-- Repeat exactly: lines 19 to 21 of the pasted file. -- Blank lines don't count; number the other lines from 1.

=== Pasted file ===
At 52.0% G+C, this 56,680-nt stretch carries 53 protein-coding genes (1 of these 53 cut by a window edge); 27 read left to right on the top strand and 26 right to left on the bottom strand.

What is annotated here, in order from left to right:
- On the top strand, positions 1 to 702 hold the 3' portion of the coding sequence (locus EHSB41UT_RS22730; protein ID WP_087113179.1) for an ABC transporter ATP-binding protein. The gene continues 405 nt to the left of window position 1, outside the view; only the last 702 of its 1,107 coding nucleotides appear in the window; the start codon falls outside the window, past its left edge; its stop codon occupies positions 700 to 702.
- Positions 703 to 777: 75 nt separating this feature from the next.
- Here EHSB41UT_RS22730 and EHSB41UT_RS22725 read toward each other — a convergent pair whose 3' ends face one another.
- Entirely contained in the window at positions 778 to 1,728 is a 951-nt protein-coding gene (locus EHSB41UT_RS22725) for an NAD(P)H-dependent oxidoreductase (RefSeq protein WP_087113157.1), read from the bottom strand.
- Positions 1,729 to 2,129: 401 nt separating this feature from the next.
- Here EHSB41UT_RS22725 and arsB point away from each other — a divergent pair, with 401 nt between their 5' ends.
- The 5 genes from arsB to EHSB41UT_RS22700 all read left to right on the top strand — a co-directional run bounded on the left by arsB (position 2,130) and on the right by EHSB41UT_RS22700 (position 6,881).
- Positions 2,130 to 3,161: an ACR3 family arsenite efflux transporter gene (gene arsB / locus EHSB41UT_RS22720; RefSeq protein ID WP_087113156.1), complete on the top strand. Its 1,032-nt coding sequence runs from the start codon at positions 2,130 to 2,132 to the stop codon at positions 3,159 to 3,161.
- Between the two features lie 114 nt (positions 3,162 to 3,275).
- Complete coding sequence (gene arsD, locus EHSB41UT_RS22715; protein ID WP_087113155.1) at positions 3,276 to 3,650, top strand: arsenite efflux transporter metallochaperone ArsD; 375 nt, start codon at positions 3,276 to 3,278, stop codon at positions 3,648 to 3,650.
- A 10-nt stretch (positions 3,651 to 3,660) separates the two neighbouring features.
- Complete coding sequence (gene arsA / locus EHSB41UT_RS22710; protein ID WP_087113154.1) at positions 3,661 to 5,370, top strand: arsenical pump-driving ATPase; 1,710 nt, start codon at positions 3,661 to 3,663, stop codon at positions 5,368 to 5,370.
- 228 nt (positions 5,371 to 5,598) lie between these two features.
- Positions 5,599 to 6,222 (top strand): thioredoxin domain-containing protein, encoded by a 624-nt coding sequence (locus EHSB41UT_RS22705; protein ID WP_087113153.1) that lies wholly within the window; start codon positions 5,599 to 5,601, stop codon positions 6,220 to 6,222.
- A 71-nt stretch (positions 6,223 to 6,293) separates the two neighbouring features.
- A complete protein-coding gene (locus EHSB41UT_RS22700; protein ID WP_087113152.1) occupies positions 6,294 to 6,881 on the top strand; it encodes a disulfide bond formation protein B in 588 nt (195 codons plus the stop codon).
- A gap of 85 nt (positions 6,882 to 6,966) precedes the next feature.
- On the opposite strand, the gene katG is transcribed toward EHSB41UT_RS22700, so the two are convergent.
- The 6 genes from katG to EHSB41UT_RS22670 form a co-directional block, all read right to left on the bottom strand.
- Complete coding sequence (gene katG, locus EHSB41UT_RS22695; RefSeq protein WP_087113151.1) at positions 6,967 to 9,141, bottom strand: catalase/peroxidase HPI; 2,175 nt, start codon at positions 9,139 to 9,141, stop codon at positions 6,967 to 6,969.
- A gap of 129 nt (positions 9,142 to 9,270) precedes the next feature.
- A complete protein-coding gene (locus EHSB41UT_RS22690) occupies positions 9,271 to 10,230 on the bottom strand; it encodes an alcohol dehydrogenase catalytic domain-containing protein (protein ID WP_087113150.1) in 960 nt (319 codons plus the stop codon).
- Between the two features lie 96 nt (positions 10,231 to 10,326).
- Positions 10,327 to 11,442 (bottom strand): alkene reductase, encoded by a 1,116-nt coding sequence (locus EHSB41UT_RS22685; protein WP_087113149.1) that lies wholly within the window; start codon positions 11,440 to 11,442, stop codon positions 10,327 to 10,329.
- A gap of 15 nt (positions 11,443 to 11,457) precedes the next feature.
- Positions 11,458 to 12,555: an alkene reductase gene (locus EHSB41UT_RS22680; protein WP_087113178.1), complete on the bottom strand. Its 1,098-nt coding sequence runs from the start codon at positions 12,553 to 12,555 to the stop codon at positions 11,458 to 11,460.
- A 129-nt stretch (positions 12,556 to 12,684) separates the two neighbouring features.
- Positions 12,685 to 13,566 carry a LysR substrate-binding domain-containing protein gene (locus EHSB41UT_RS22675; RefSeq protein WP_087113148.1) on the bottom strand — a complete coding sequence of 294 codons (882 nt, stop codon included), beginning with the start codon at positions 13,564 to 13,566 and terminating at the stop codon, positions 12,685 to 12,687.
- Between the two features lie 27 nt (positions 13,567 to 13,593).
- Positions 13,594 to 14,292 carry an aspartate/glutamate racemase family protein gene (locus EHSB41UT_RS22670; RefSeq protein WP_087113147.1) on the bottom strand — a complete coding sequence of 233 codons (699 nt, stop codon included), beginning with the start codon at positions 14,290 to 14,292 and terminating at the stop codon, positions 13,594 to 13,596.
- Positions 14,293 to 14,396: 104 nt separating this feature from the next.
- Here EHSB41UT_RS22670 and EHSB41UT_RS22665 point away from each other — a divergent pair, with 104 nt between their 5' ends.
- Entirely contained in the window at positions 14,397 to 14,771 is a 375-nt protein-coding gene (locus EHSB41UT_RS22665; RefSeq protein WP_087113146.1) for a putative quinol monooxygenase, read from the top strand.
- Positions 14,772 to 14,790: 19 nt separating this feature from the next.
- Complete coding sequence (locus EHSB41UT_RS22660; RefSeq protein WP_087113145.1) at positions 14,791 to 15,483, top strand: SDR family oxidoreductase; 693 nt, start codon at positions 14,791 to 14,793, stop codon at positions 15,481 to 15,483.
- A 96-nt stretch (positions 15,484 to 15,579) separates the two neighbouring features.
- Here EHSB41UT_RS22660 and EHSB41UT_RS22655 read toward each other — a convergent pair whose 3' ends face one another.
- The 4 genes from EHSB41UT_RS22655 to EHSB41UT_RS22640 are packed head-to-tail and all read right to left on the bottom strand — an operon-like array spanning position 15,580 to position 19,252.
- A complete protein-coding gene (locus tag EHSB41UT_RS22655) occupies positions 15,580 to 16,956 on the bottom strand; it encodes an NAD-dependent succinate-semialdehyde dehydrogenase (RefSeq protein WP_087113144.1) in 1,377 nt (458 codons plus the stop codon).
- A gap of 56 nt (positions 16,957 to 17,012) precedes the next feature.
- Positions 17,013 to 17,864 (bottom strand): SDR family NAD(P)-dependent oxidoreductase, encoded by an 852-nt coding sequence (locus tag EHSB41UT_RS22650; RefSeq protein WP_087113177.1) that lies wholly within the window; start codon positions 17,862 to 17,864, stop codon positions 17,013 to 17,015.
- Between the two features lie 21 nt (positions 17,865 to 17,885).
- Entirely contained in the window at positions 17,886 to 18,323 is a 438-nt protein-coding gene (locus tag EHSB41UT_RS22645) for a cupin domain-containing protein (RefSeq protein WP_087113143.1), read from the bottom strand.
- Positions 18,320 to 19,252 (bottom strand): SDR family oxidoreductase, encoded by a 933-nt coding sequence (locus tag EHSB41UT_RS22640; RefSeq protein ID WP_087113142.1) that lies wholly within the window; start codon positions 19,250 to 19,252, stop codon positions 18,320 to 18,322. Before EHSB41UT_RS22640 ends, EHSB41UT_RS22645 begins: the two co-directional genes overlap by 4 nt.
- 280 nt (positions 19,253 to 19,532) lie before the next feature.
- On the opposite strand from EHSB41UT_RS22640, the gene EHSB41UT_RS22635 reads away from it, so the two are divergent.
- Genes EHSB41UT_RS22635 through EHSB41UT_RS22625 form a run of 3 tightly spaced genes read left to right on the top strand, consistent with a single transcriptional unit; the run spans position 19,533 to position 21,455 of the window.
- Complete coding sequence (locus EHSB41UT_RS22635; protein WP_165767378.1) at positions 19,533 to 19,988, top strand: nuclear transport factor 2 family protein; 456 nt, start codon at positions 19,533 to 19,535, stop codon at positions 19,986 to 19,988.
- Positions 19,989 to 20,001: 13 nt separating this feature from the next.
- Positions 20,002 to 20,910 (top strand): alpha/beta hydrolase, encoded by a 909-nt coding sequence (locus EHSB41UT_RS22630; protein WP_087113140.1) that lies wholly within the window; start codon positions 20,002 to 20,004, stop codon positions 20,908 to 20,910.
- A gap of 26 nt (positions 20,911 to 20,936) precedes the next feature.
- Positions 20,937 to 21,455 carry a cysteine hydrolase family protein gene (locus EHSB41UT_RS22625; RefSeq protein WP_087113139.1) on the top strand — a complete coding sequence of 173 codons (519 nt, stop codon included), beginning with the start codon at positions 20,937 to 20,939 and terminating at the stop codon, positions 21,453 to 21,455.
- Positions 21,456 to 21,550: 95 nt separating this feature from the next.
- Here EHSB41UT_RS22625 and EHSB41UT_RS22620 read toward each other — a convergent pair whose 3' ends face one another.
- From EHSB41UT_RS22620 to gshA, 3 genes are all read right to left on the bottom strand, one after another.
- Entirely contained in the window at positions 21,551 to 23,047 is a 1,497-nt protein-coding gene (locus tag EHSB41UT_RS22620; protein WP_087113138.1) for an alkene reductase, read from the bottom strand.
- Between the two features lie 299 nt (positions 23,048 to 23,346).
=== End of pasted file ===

- A gap of 85 nt (positions 6,882 to 6,966) precedes the next feature.
- On the opposite strand, the gene katG is transcribed toward EHSB41UT_RS22700, so the two are convergent.
- The 6 genes from katG to EHSB41UT_RS22670 form a co-directional block, all read right to left on the bottom strand.